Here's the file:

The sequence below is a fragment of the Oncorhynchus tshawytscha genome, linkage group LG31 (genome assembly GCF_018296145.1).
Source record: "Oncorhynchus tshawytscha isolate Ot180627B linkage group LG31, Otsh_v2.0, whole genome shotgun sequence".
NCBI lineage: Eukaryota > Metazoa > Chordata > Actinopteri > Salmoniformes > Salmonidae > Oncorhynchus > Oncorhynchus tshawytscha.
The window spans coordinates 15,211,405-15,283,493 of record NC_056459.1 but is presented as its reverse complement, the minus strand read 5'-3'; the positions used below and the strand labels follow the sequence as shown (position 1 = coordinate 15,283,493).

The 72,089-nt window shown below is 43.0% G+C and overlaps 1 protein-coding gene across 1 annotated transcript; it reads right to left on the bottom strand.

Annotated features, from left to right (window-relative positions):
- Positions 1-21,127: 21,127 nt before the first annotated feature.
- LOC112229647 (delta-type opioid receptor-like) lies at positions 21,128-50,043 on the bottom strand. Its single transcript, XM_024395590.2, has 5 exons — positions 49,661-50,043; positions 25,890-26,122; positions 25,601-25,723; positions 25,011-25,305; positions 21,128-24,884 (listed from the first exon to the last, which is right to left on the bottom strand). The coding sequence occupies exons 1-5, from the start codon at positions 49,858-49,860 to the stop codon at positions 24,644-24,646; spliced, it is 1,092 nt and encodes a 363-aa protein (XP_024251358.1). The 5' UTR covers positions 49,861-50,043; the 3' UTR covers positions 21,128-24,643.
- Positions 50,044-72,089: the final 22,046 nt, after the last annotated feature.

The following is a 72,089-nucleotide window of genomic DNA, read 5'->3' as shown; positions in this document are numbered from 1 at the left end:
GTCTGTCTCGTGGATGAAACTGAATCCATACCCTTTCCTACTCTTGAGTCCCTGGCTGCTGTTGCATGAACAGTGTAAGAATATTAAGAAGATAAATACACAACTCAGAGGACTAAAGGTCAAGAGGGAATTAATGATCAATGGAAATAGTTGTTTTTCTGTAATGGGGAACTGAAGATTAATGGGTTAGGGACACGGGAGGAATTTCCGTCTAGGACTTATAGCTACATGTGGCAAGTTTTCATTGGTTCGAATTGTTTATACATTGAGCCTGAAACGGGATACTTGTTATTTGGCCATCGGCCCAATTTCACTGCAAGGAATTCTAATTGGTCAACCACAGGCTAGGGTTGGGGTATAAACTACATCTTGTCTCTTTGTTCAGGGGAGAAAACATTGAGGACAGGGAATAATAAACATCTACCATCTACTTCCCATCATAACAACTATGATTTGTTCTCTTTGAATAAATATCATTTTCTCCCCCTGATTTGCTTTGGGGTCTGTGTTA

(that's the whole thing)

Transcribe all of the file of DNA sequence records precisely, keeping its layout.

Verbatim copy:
The sequence below is a fragment of the Oncorhynchus tshawytscha genome, linkage group LG31 (genome assembly GCF_018296145.1).
Source record: "Oncorhynchus tshawytscha isolate Ot180627B linkage group LG31, Otsh_v2.0, whole genome shotgun sequence".
NCBI lineage: Eukaryota > Metazoa > Chordata > Actinopteri > Salmoniformes > Salmonidae > Oncorhynchus > Oncorhynchus tshawytscha.
The window spans coordinates 15,211,405-15,283,493 of record NC_056459.1 but is presented as its reverse complement, the minus strand read 5'-3'; the positions used below and the strand labels follow the sequence as shown (position 1 = coordinate 15,283,493).

The 72,089-nt window shown below is 43.0% G+C and overlaps 1 protein-coding gene across 1 annotated transcript; it reads right to left on the bottom strand.

Annotated features, from left to right (window-relative positions):
- Positions 1-21,127: 21,127 nt before the first annotated feature.
- LOC112229647 (delta-type opioid receptor-like) lies at positions 21,128-50,043 on the bottom strand. Its single transcript, XM_024395590.2, has 5 exons — positions 49,661-50,043; positions 25,890-26,122; positions 25,601-25,723; positions 25,011-25,305; positions 21,128-24,884 (listed from the first exon to the last, which is right to left on the bottom strand). The coding sequence occupies exons 1-5, from the start codon at positions 49,858-49,860 to the stop codon at positions 24,644-24,646; spliced, it is 1,092 nt and encodes a 363-aa protein (XP_024251358.1). The 5' UTR covers positions 49,861-50,043; the 3' UTR covers positions 21,128-24,643.
- Positions 50,044-72,089: the final 22,046 nt, after the last annotated feature.

The following is a 72,089-nucleotide window of genomic DNA, read 5'->3' as shown; positions in this document are numbered from 1 at the left end:
GTCTGTCTCGTGGATGAAACTGAATCCATACCCTTTCCTACTCTTGAGTCCCTGGCTGCTGTTGCATGAACAGTGTAAGAATATTAAGAAGATAAATACACAACTCAGAGGACTAAAGGTCAAGAGGGAATTAATGATCAATGGAAATAGTTGTTTTTCTGTAATGGGGAACTGAAGATTAATGGGTTAGGGACACGGGAGGAATTTCCGTCTAGGACTTATAGCTACATGTGGCAAGTTTTCATTGGTTCGAATTGTTTATACATTGAGCCTGAAACGGGATACTTGTTATTTGGCCATCGGCCCAATTTCACTGCAAGGAATTCTAATTGGTCAACCACAGGCTAGGGTTGGGGTATAAACTACATCTTGTCTCTTTGTTCAGGGGAGAAAACATTGAGGACAGGGAATAATAAACATCTACCATCTACTTCCCATCATAACAACTATGATTTGTTCTCTTTGAATAAATATCATTTTCTCCCCCTGATTTGCTTTGGGGTCTGTGTTA